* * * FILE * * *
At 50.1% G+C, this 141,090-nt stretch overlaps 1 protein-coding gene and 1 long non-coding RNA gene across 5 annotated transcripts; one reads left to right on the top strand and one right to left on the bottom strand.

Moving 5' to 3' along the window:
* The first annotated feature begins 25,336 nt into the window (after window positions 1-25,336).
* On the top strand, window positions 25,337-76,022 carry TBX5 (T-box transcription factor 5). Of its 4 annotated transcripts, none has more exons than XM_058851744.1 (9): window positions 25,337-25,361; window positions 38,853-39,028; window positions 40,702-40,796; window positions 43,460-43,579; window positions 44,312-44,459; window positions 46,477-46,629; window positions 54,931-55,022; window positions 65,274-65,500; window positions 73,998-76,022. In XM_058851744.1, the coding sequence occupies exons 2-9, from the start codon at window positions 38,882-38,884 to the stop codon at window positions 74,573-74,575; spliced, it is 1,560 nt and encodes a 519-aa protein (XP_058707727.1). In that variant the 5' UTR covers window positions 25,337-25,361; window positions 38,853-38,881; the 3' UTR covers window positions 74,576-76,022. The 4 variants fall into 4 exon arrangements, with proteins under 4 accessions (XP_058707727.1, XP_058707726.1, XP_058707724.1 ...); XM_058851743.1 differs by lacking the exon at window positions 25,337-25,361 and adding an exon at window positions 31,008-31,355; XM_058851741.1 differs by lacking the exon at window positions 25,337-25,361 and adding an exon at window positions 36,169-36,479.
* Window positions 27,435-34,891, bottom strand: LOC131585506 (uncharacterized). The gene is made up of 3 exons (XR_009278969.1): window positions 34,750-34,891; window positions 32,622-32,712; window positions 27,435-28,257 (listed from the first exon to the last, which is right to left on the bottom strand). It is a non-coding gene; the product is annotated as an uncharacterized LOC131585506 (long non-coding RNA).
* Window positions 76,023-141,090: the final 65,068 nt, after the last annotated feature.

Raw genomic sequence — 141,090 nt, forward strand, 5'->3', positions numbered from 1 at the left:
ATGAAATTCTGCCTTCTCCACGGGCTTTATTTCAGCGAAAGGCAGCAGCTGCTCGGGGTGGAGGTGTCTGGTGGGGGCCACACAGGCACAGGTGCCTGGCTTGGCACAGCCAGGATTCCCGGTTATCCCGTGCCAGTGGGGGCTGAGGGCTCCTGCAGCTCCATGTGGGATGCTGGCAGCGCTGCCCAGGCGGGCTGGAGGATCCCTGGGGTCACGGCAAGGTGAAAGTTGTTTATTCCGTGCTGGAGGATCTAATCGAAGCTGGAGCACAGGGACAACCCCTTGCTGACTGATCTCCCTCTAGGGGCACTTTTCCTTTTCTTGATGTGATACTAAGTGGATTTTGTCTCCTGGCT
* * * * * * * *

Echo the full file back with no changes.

At 50.1% G+C, this 141,090-nt stretch overlaps 1 protein-coding gene and 1 long non-coding RNA gene across 5 annotated transcripts; one reads left to right on the top strand and one right to left on the bottom strand.

Moving 5' to 3' along the window:
* The first annotated feature begins 25,336 nt into the window (after window positions 1-25,336).
* On the top strand, window positions 25,337-76,022 carry TBX5 (T-box transcription factor 5). Of its 4 annotated transcripts, none has more exons than XM_058851744.1 (9): window positions 25,337-25,361; window positions 38,853-39,028; window positions 40,702-40,796; window positions 43,460-43,579; window positions 44,312-44,459; window positions 46,477-46,629; window positions 54,931-55,022; window positions 65,274-65,500; window positions 73,998-76,022. In XM_058851744.1, the coding sequence occupies exons 2-9, from the start codon at window positions 38,882-38,884 to the stop codon at window positions 74,573-74,575; spliced, it is 1,560 nt and encodes a 519-aa protein (XP_058707727.1). In that variant the 5' UTR covers window positions 25,337-25,361; window positions 38,853-38,881; the 3' UTR covers window positions 74,576-76,022. The 4 variants fall into 4 exon arrangements, with proteins under 4 accessions (XP_058707727.1, XP_058707726.1, XP_058707724.1 ...); XM_058851743.1 differs by lacking the exon at window positions 25,337-25,361 and adding an exon at window positions 31,008-31,355; XM_058851741.1 differs by lacking the exon at window positions 25,337-25,361 and adding an exon at window positions 36,169-36,479.
* Window positions 27,435-34,891, bottom strand: LOC131585506 (uncharacterized). The gene is made up of 3 exons (XR_009278969.1): window positions 34,750-34,891; window positions 32,622-32,712; window positions 27,435-28,257 (listed from the first exon to the last, which is right to left on the bottom strand). It is a non-coding gene; the product is annotated as an uncharacterized LOC131585506 (long non-coding RNA).
* Window positions 76,023-141,090: the final 65,068 nt, after the last annotated feature.

Raw genomic sequence — 141,090 nt, forward strand, 5'->3', positions numbered from 1 at the left:
ATGAAATTCTGCCTTCTCCACGGGCTTTATTTCAGCGAAAGGCAGCAGCTGCTCGGGGTGGAGGTGTCTGGTGGGGGCCACACAGGCACAGGTGCCTGGCTTGGCACAGCCAGGATTCCCGGTTATCCCGTGCCAGTGGGGGCTGAGGGCTCCTGCAGCTCCATGTGGGATGCTGGCAGCGCTGCCCAGGCGGGCTGGAGGATCCCTGGGGTCACGGCAAGGTGAAAGTTGTTTATTCCGTGCTGGAGGATCTAATCGAAGCTGGAGCACAGGGACAACCCCTTGCTGACTGATCTCCCTCTAGGGGCACTTTTCCTTTTCTTGATGTGATACTAAGTGGATTTTGTCTCCTGGCT